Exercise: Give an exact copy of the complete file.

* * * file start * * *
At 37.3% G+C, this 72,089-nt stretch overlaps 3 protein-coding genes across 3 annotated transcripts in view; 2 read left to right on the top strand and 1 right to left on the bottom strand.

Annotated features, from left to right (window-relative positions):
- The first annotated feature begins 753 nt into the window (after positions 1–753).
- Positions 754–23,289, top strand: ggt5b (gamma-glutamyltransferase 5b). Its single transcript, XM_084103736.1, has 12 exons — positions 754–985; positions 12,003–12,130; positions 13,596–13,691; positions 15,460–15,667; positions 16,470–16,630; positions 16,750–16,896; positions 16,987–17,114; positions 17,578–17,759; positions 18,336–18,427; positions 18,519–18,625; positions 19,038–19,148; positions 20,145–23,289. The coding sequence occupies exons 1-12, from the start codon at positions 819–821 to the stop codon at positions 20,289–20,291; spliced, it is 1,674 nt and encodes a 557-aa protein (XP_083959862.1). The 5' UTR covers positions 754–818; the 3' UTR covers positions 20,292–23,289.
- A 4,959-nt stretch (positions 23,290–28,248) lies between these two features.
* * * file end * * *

At 37.3% G+C, this 72,089-nt stretch overlaps 3 protein-coding genes across 3 annotated transcripts in view; 2 read left to right on the top strand and 1 right to left on the bottom strand.

Annotated features, from left to right (window-relative positions):
- The first annotated feature begins 753 nt into the window (after positions 1–753).
- Positions 754–23,289, top strand: ggt5b (gamma-glutamyltransferase 5b). Its single transcript, XM_084103736.1, has 12 exons — positions 754–985; positions 12,003–12,130; positions 13,596–13,691; positions 15,460–15,667; positions 16,470–16,630; positions 16,750–16,896; positions 16,987–17,114; positions 17,578–17,759; positions 18,336–18,427; positions 18,519–18,625; positions 19,038–19,148; positions 20,145–23,289. The coding sequence occupies exons 1-12, from the start codon at positions 819–821 to the stop codon at positions 20,289–20,291; spliced, it is 1,674 nt and encodes a 557-aa protein (XP_083959862.1). The 5' UTR covers positions 754–818; the 3' UTR covers positions 20,292–23,289.
- A 4,959-nt stretch (positions 23,290–28,248) lies between these two features.